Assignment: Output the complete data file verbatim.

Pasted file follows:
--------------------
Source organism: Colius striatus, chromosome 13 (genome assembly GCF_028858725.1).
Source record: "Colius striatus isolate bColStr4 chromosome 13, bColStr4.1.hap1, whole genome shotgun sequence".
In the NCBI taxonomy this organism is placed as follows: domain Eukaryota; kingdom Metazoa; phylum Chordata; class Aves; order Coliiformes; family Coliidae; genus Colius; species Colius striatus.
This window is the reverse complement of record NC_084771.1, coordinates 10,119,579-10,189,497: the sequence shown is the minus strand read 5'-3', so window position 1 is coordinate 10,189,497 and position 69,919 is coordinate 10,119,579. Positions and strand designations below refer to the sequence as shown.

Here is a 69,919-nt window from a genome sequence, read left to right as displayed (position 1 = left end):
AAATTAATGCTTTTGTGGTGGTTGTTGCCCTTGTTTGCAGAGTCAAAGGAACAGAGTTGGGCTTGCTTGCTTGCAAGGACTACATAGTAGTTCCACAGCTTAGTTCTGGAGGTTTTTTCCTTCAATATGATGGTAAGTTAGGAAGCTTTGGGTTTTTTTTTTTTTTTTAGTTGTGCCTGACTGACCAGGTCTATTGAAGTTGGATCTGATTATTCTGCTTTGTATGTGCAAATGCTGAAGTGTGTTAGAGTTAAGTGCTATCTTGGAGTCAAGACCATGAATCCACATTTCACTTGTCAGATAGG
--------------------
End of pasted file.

Source organism: Colius striatus, chromosome 13 (genome assembly GCF_028858725.1).
Source record: "Colius striatus isolate bColStr4 chromosome 13, bColStr4.1.hap1, whole genome shotgun sequence".
In the NCBI taxonomy this organism is placed as follows: domain Eukaryota; kingdom Metazoa; phylum Chordata; class Aves; order Coliiformes; family Coliidae; genus Colius; species Colius striatus.
This window is the reverse complement of record NC_084771.1, coordinates 10,119,579-10,189,497: the sequence shown is the minus strand read 5'-3', so window position 1 is coordinate 10,189,497 and position 69,919 is coordinate 10,119,579. Positions and strand designations below refer to the sequence as shown.

Here is a 69,919-nt window from a genome sequence, read left to right as displayed (position 1 = left end):
AAATTAATGCTTTTGTGGTGGTTGTTGCCCTTGTTTGCAGAGTCAAAGGAACAGAGTTGGGCTTGCTTGCTTGCAAGGACTACATAGTAGTTCCACAGCTTAGTTCTGGAGGTTTTTTCCTTCAATATGATGGTAAGTTAGGAAGCTTTGGGTTTTTTTTTTTTTTTTAGTTGTGCCTGACTGACCAGGTCTATTGAAGTTGGATCTGATTATTCTGCTTTGTATGTGCAAATGCTGAAGTGTGTTAGAGTTAAGTGCTATCTTGGAGTCAAGACCATGAATCCACATTTCACTTGTCAGATAGG